Thu | Jun 30, 2022

Technical, vocational education under scrutiny as HEART is reviewed

Published:Tuesday | January 25, 2022 | 12:08 AMAinsworth Morris/Gleaner Writer
Patterson
Patterson
An instructor at the HEART/ NSTA Trust’s Garmex Academy advises a student during class.
An instructor at the HEART/ NSTA Trust’s Garmex Academy advises a student during class.
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The Jamaica Education Transformation Commission (JETC) has been instructed to lead an institutional review of the Human Employment and Resource Training/National Service Training Agency (HEART/NSTA) Trust by Prime Minister Andrew Holness, with the hope of improving the entity’s effectiveness in delivering technical and vocational education and training for capacity building.

This review should be completed in six months.

Within the last 10 years, the HEART/ NSTA Trust, which was established in 1982 and is the main institutional support for technical and vocational education and training (TVET) in Jamaica, has undergone numerous changes. That includes a name change and a merger with the National Youth Service, the Apprenticeship Board and the Jamaican Foundation for Lifelong Learning.

Holness announced the institutional review during his address at the launch of The Reform of Education in Jamaica 2021 report last Thursday.

The report was prepared by the Professor Orlando Patterson-led JETC and Professor John Cowles of Harvard University.

Holness said: “As a follow-up to this report from the commission, I’ve asked that Professor Patterson and his team lead a comprehensive review of the organisation and output of the Jamaican education and technical and vocational training systems, including an institutional review of the HEART/NSTA Trust, and to recommend changes to improve its effectiveness.”

He added: “The review will look at the demand side of TVET, considering how to enable the Jamaican TVET system to better meet the needs of young people, employers, government policy priorities and the economy, as well as the supply side, considering how to build capacity and capability.”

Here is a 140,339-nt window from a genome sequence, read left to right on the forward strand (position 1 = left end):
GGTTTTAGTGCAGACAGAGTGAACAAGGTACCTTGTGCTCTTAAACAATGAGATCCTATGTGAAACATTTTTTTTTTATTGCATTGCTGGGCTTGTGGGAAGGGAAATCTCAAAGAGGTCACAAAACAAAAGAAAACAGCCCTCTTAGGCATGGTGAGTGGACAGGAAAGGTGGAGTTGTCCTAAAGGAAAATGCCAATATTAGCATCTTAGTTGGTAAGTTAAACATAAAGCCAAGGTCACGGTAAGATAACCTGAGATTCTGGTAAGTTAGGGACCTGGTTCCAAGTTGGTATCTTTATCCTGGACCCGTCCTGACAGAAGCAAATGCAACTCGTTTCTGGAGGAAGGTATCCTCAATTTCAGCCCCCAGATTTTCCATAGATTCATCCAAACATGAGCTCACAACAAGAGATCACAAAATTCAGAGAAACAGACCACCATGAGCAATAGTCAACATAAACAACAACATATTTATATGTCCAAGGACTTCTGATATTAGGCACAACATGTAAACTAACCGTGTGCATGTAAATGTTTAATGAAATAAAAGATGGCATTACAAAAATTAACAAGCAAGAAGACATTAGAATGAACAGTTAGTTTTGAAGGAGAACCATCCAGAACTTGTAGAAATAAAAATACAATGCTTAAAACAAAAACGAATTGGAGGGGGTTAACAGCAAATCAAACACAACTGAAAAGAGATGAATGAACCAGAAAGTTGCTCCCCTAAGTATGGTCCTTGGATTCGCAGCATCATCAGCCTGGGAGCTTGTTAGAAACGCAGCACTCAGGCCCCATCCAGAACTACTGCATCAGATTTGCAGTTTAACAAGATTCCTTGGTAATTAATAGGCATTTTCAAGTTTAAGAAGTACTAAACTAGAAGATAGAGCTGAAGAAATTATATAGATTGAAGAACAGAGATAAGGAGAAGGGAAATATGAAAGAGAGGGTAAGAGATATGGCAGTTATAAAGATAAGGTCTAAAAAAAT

Prejudices in education system

But the JETC has preliminarily pointed out in its Reform of Education in Jamaica 2021 report the shortcomings in the delivery of technical and vocational training in Jamaica, especially the prejudices that exist in the education system with the comparison between TVET and traditional academic subjects.

According to the report, “To many, technical vocational education and training (TVET) is not well understood”, and “almost universally, TVET remains the ‘poor relative’ of education systems, both in terms of perception and attention.”

The report also stated that “Jamaica has a great need for TVET education. The country is at an intermediate stage of demographic transition with its youth, 15-29, representing 29 per cent of the total population and 42 per cent of its working-age population. In spite of recent declining unemployment, the youth population still experiences high rates of un- and under-employment. Those youth who are employed are mainly in informal jobs, only a quarter in formal work. At the same time, the economy is greatly in need of skilled labour. This mismatch is a major brake on economic development. One obvious solution is the provision of technical and vocational training.”

The JETC recommended that “TVET should become an integral part of the traditional school system, there is the need to reconsider further the relationship between HEART and the schools, including the possible reallocation of resources between the two systems”.

Among the recommendations of the JETC for revamping TVET are:

* Full integration into the secondary-school curriculum;

* Rebranding TVET via a well-coordinated and aggressive marketing strategy;

*Improve the quality of training delivery by recruiting highly competent, qualified, motivated, flexible and creative teachers;

*Reposition TVET to facilitate and strengthen capacities for entrepreneurial development;

*Tailor TVET delivery for distance learning;

*Strengthen the framework for assessing the performance of TVET institutions;

*Include a component for agricultural vocational training, especially in rural areas;

*Include provisions for students with disabilities in the formal vocational education programme;

*Creating a national skills council.

ainsworth.morris@gleanerjm.com